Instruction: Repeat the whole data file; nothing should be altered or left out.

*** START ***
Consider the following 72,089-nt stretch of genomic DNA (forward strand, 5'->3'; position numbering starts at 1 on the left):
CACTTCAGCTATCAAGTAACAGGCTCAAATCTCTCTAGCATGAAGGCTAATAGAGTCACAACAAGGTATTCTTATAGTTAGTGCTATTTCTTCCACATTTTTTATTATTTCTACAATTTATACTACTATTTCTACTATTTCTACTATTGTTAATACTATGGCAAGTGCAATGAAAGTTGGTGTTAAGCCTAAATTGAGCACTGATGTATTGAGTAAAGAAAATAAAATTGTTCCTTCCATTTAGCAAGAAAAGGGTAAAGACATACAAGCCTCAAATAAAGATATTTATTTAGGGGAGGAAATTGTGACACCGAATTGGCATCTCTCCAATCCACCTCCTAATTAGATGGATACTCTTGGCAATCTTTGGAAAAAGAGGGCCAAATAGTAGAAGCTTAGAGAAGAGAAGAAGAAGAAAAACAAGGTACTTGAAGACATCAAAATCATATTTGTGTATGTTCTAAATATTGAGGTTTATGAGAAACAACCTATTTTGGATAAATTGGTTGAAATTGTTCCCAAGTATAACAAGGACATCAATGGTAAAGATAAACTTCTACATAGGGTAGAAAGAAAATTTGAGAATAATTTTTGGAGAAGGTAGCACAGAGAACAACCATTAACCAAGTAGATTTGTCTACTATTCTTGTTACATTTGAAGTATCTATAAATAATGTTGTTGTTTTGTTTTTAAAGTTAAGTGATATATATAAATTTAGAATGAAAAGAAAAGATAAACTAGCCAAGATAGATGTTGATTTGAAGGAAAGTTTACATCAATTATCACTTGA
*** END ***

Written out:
Consider the following 72,089-nt stretch of genomic DNA (forward strand, 5'->3'; position numbering starts at 1 on the left):
CACTTCAGCTATCAAGTAACAGGCTCAAATCTCTCTAGCATGAAGGCTAATAGAGTCACAACAAGGTATTCTTATAGTTAGTGCTATTTCTTCCACATTTTTTATTATTTCTACAATTTATACTACTATTTCTACTATTTCTACTATTGTTAATACTATGGCAAGTGCAATGAAAGTTGGTGTTAAGCCTAAATTGAGCACTGATGTATTGAGTAAAGAAAATAAAATTGTTCCTTCCATTTAGCAAGAAAAGGGTAAAGACATACAAGCCTCAAATAAAGATATTTATTTAGGGGAGGAAATTGTGACACCGAATTGGCATCTCTCCAATCCACCTCCTAATTAGATGGATACTCTTGGCAATCTTTGGAAAAAGAGGGCCAAATAGTAGAAGCTTAGAGAAGAGAAGAAGAAGAAAAACAAGGTACTTGAAGACATCAAAATCATATTTGTGTATGTTCTAAATATTGAGGTTTATGAGAAACAACCTATTTTGGATAAATTGGTTGAAATTGTTCCCAAGTATAACAAGGACATCAATGGTAAAGATAAACTTCTACATAGGGTAGAAAGAAAATTTGAGAATAATTTTTGGAGAAGGTAGCACAGAGAACAACCATTAACCAAGTAGATTTGTCTACTATTCTTGTTACATTTGAAGTATCTATAAATAATGTTGTTGTTTTGTTTTTAAAGTTAAGTGATATATATAAATTTAGAATGAAAAGAAAAGATAAACTAGCCAAGATAGATGTTGATTTGAAGGAAAGTTTACATCAATTATCACTTGA